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Foreign entry in Turkey's banking sector, 1980-97


  • Denizer, Cevdet


Despite high and volatile inflation, a record number of foreign and local banks entered Turkey's banking sector after the country relaxed rules about bank entry, and generally eliminated controls on interest rates, and financial intermediation in 1980. The country's financial integration with the rest of the world took a big step forward with the opening up of the capital account in 1989. Capital inflows rose significantly, and the financial system became increasingly linked with external markets. The author examines one dimension of liberalization: the impact of foreign banks entering the financial sector. Between 1980 and the end of 1997, 17 foreign banks, and a number of new local banks entered the sector. The author investigates how these banks'entry into the sector affected performance, based on three measures: net interest margin, overhead expenses, and return on assets (all expressed as a percentage of total assets). He finds that: 1) Foreign bank ownership is related to all three performance measures. 2) Foreign bank entry reduced the overhead expenses of domestic commercial banks, strengthening profits. 3) Despite their small scale operations, foreign banks entering the sector had a strong effect on competition. But the market could use more competition. 4) There are strong indications that foreign banks had a positive impact on financial, and operational planning, credit analysis and marketing, and human capital.

Suggested Citation

  • Denizer, Cevdet, 2000. "Foreign entry in Turkey's banking sector, 1980-97," Policy Research Working Paper Series 2462, The World Bank.
  • Handle: RePEc:wbk:wbrwps:2462

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    References listed on IDEAS

    1. Denizer, Cevdet, 1997. "The effects of financial liberalization and new bank entry on market structure and competition in Turkey," Policy Research Working Paper Series 1839, The World Bank.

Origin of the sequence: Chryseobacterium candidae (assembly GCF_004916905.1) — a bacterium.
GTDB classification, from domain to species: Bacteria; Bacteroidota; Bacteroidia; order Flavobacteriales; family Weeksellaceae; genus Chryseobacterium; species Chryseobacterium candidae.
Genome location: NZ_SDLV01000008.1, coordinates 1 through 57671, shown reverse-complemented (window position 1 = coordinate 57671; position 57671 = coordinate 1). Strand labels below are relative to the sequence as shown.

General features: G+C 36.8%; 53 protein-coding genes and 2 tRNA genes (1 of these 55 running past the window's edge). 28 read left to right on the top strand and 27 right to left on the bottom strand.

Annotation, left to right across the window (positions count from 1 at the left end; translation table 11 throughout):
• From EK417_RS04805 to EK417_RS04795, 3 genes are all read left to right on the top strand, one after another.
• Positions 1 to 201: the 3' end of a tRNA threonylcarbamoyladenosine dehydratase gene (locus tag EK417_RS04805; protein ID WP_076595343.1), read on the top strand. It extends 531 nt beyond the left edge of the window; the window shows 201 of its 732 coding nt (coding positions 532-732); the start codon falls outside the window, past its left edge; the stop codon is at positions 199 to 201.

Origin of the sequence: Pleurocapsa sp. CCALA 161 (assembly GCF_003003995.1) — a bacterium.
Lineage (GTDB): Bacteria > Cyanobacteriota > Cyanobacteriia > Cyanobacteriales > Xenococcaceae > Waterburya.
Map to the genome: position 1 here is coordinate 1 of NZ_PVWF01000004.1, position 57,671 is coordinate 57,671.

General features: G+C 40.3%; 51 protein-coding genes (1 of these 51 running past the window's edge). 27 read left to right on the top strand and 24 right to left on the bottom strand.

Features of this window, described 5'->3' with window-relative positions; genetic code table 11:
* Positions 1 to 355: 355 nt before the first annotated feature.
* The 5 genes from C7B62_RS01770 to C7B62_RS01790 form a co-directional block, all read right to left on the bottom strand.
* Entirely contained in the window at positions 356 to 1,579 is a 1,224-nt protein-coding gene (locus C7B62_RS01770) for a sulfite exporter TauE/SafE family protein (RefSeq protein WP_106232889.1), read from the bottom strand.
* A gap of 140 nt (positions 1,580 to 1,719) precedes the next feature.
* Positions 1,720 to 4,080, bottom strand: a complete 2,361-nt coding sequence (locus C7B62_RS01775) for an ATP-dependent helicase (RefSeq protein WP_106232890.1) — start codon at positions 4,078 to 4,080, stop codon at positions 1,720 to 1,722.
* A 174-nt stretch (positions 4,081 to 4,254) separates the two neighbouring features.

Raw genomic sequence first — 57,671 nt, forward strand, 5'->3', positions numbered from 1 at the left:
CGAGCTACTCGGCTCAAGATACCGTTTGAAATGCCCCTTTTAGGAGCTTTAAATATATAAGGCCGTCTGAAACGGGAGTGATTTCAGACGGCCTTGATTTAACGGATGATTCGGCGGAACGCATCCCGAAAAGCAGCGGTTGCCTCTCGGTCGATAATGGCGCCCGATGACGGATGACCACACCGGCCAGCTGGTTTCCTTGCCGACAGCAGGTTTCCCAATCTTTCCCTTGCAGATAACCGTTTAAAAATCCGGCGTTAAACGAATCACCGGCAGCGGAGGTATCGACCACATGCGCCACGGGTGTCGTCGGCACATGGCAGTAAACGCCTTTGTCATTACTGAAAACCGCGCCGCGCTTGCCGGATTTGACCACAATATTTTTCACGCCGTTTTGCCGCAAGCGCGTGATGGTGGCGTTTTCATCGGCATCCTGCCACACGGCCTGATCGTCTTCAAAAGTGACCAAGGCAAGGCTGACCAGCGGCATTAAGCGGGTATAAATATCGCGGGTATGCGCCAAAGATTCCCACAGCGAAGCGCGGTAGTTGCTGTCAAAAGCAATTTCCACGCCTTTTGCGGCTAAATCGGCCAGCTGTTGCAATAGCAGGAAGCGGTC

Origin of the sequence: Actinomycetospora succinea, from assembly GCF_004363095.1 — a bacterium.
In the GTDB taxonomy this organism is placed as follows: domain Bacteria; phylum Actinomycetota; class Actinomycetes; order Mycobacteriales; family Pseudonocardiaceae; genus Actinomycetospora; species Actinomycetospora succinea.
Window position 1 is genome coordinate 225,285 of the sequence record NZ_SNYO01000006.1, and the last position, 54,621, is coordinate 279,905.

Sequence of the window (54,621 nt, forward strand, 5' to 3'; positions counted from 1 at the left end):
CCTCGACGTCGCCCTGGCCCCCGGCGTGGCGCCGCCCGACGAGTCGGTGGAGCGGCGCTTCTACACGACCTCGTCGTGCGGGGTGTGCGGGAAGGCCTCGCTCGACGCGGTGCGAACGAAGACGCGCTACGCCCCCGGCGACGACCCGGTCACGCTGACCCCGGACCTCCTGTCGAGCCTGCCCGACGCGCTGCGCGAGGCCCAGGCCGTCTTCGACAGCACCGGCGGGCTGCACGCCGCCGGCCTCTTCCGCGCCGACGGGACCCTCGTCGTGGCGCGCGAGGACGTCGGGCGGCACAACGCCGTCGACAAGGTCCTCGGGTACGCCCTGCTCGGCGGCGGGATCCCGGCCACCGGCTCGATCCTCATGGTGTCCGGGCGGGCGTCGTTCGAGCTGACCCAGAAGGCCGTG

2. Ross Levine, 1997. "Financial Development and Economic Growth: Views and Agenda," Journal of Economic Literature, American Economic Association, vol. 35(2), pages 688-726, June.
    3. Claessens, Stijn & Demirguc-Kunt, Asli & Huizinga, Harry, 1998. "How does foreign entry affect the domestic banking market?," Policy Research Working Paper Series 1918, The World Bank.
    4. Claude Barfield, 1996. "International Financial Markets," Books, American Enterprise Institute, number 52695, September.
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    Cited by:

    1. Leonardo Hernández & Klaus Schmidt-Hebbel, 2002. "Banking, Financial Integration, and International Crises: An Overview," Central Banking, Analysis, and Economic Policies Book Series,in: Leonardo Hernández & Klaus Schmidt-Hebbel & Norman Loayza (Series Editor) & Klaus Schmidt-Hebbel (Se (ed.), Banking, Financial Integration, and International Crises, edition 1, volume 3, chapter 1, pages 001-030 Central Bank of Chile.
    2. Süer, Ömür & Levent, Haluk & Şen, Süleyman, 2016. "Foreign entry and the Turkish banking system in 2000s," The North American Journal of Economics and Finance, Elsevier, vol. 37(C), pages 420-435.
    3. MENDES Victor & ABREU Margarida, "undated". "Do Macro-Financial Variables Matter for European Bank Interest Margins and Profitability?," EcoMod2003 330700101, EcoMod.
    4. Molyneux, Philip & Nguyen, Linh H. & Xie, Ru, 2013. "Foreign bank entry in South East Asia," International Review of Financial Analysis, Elsevier, vol. 30(C), pages 26-35.


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